Which Type of Biosafety Cabinet to Choose for Hazardous Compounding in Pharmacy Settings?

One of the many responsibilities of pharmacy technicians is the sterile compounding of hazardous drugs. This may be for compounds that are carcinogenic, genotoxic or teratogenic. The USP 797 and 800 handbook guides chemical and pharmaceuticals’ handling and storage requirements with biosafety considerations.1

An important part of ensuring biosafety for hazardous compounding is the use of biological safety cabinets. An essential piece of pharmacy equipment, a biological safety cabinet can help protect pharmacy technicians and ensure safe compound handling.

Which kind of biosafety cabinet is appropriate for hazardous compounding? Biosafety cabinets are divided into three classes, with class II protecting the operator and the compounds being handled. There are also two sub-types of class II biosafety cabinets, A2 and B2. B2 biosafety cabinets are suitable for handling radioactive substances and highly toxic chemicals as they are entirely vented. A2 cabinets use recirculated air.

Hazard Assessment

The most crucial step in assessing which biosafety cabinet is appropriate is to evaluate the risks of the chemical or pharmaceutical compounds that will be handled.2 The most affordable option is often a Class II A2 biological safety cabinet which is highly energy-efficient, recirculating, and can be outfitted with an exhaust canopy connection to provide exhaust capabilities.

Class II, B2 cabinets are 100% vented to exhaust, so they are suitable for handling more toxic and volatile compounds. Nearly all biosafety cabinets use HEPA filtration to help remove particulates and microorganisms from the air, whether it is being exhausted or recirculated.

The critical advantage of biosafety cabinets over fume hoods, that will remove toxic vapors, is that the biosafety cabinet provides an environment that is protective for the substance being handled as well as the user. This is very important in pharmacy environments where zero contamination of the compound can occur during the handling process. Many therapeutics will be packaged in sterile environments, but USP 800 covers both sterile and non-sterile compounding.1

Other considerations to ensure utmost safety, along with the biosafety cabinet design and level, are factors such as additional training and the use of containment rooms. While biosafety cabinets can be completely isolated environments, a ventilated room with negative pressure is still recommended to comply with USP 800. This is to act as a secondary contaminant measure. Staff must also know how to work in biosafety cabinets and follow safety protocols.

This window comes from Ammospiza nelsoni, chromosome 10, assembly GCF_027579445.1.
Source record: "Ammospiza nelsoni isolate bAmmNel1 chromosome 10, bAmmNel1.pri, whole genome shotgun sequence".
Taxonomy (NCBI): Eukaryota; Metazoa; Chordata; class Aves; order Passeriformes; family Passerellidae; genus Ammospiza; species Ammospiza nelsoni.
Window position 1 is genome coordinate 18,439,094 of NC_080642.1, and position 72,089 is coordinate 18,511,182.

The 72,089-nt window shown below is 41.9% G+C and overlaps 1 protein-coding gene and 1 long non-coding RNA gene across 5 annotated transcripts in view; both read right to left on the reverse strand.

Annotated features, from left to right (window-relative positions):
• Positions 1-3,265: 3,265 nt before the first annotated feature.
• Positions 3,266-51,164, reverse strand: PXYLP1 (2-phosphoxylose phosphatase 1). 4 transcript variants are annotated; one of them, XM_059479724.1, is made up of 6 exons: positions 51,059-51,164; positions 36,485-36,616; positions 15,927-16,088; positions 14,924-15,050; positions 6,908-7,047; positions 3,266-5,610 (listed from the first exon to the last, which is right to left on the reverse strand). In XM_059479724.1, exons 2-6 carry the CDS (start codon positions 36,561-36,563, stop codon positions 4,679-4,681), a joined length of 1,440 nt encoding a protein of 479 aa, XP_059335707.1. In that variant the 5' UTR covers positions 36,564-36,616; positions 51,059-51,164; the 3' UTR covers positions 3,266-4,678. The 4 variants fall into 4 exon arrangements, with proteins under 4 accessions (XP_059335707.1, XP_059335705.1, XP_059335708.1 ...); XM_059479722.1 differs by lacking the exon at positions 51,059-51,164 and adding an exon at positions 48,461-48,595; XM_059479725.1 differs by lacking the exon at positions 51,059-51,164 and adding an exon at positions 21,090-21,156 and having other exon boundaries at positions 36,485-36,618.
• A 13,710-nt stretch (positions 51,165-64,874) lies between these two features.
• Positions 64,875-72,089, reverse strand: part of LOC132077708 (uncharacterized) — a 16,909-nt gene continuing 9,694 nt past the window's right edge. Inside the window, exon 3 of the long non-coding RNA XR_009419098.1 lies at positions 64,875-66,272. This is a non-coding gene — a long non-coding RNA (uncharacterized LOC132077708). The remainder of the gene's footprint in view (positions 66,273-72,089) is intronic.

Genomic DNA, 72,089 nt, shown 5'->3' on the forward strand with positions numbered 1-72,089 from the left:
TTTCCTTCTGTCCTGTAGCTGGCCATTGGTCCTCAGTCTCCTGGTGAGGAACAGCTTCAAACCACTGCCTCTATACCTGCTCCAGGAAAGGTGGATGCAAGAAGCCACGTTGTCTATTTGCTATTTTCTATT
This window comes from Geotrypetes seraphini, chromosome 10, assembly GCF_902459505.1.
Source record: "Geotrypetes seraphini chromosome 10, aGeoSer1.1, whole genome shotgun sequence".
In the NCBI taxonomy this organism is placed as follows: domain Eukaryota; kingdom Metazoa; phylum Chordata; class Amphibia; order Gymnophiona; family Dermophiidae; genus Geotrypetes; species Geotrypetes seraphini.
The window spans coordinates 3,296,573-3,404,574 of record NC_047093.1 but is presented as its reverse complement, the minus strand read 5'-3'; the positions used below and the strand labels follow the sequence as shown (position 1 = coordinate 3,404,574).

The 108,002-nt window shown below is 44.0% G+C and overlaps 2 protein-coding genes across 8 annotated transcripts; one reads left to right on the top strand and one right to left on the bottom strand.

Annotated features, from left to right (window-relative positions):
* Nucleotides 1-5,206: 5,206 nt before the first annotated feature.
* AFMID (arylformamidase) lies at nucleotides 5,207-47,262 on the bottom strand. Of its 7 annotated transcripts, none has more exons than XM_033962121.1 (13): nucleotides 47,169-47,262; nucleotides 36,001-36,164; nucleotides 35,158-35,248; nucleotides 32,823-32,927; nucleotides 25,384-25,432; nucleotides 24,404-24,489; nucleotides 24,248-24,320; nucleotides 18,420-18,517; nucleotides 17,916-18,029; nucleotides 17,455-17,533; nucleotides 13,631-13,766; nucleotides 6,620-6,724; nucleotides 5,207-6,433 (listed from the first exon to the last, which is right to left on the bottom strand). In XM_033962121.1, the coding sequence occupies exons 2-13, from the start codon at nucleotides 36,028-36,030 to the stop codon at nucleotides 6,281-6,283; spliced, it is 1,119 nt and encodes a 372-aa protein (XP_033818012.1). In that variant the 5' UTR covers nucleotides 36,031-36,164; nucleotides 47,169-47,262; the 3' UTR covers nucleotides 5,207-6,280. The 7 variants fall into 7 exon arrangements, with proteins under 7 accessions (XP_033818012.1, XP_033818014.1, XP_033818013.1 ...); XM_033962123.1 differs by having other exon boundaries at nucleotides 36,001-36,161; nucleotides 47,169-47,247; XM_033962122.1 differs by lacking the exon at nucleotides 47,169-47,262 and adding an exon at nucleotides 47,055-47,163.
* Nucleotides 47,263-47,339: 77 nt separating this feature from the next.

ARES Scientific

ARES Scientific offer a comprehensive range of biosafety cabinets, from walk-in containment enclosures to benchtop isolation systems. Each of these products is highly customizable, with low edition models available for rooms with low ceilings or additional electrical outlets as required.

To help you make the right choice and protect your staff’s wellbeing, ARES Scientific offers a free consultation service to help you find the biosafety cabinet that is right for your needs.

Whether you need a cabinet for fitting complex robotics in or a compact pharmacy cabinet for a limited amount of compounding work, ARES Scientific has the infrastructure for you.

Contact ARES Scientific today to find the right combination of biosafety cabinet features and class for you, whether you need to be handling microbiological samples, toxic chemicals or sterile pharmaceuticals.

References and Further Reading

  1.     NIOSH (2022) USP800, https://www.usp.org/compounding/general-chapter-hazardous-drugs-handling-healthcare, accessed July 2022


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